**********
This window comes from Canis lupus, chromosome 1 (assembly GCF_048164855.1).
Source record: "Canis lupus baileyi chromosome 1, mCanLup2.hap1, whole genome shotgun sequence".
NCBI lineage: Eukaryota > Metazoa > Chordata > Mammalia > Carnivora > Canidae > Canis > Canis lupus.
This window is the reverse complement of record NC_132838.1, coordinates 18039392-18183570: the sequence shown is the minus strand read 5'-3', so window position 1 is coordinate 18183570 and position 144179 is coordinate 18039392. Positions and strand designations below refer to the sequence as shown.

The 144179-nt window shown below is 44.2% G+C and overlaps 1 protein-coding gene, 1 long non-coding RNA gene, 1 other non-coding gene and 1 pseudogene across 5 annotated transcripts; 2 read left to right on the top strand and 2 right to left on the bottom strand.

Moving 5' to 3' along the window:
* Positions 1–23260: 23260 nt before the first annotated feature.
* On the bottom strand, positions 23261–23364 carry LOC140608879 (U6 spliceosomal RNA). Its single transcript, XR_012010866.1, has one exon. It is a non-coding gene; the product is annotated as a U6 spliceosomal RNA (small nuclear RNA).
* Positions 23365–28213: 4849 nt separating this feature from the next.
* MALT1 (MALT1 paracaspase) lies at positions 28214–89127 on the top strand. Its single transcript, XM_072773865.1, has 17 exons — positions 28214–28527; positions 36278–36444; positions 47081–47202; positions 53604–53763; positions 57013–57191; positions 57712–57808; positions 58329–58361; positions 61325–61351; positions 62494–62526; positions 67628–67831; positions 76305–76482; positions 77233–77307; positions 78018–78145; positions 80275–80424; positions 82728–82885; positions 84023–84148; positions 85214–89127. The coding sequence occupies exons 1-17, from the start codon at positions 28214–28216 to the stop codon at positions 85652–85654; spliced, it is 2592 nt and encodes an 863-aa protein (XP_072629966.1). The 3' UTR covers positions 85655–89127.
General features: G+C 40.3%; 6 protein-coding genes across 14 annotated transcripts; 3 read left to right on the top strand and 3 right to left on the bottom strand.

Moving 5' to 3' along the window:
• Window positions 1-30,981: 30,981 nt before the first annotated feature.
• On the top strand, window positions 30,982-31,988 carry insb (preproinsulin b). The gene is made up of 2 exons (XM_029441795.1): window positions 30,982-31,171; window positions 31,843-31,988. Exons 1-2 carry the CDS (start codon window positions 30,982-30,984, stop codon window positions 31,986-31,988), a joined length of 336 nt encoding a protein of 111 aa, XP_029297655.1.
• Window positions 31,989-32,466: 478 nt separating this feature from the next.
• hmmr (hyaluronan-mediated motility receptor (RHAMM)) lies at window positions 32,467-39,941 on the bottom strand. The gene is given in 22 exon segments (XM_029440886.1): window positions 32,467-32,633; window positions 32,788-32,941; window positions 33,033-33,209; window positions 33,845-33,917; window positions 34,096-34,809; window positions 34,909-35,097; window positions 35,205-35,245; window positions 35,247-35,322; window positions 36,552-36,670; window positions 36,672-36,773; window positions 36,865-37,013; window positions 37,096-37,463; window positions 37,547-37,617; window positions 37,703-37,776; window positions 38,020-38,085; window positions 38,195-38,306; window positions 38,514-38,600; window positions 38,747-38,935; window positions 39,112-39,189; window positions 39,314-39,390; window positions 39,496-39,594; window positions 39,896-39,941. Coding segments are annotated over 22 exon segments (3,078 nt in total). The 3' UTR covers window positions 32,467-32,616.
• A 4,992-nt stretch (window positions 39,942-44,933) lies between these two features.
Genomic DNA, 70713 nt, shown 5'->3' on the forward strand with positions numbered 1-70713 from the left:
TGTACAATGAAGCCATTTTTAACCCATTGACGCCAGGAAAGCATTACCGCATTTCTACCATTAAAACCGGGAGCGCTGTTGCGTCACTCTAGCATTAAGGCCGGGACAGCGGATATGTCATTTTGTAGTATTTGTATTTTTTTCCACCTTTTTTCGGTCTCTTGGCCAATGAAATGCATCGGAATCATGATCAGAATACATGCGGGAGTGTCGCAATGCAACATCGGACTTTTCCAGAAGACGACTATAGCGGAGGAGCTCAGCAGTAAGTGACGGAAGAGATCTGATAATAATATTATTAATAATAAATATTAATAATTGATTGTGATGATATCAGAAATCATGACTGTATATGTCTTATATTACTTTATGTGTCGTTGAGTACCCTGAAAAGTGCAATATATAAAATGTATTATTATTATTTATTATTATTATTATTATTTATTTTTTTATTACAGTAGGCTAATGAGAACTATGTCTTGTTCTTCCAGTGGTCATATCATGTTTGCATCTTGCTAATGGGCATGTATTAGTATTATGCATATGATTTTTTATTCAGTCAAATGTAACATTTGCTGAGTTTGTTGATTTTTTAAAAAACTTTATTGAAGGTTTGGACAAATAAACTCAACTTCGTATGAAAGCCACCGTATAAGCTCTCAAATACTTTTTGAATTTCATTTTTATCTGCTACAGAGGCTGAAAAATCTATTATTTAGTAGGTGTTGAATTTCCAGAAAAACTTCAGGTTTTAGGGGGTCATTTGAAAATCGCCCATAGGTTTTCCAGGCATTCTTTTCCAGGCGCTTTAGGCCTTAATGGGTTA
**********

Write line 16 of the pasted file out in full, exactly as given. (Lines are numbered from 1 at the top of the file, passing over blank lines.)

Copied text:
• hmmr (hyaluronan-mediated motility receptor (RHAMM)) lies at window positions 32,467-39,941 on the bottom strand. The gene is given in 22 exon segments (XM_029440886.1): window positions 32,467-32,633; window positions 32,788-32,941; window positions 33,033-33,209; window positions 33,845-33,917; window positions 34,096-34,809; window positions 34,909-35,097; window positions 35,205-35,245; window positions 35,247-35,322; window positions 36,552-36,670; window positions 36,672-36,773; window positions 36,865-37,013; window positions 37,096-37,463; window positions 37,547-37,617; window positions 37,703-37,776; window positions 38,020-38,085; window positions 38,195-38,306; window positions 38,514-38,600; window positions 38,747-38,935; window positions 39,112-39,189; window positions 39,314-39,390; window positions 39,496-39,594; window positions 39,896-39,941. Coding segments are annotated over 22 exon segments (3,078 nt in total). The 3' UTR covers window positions 32,467-32,616.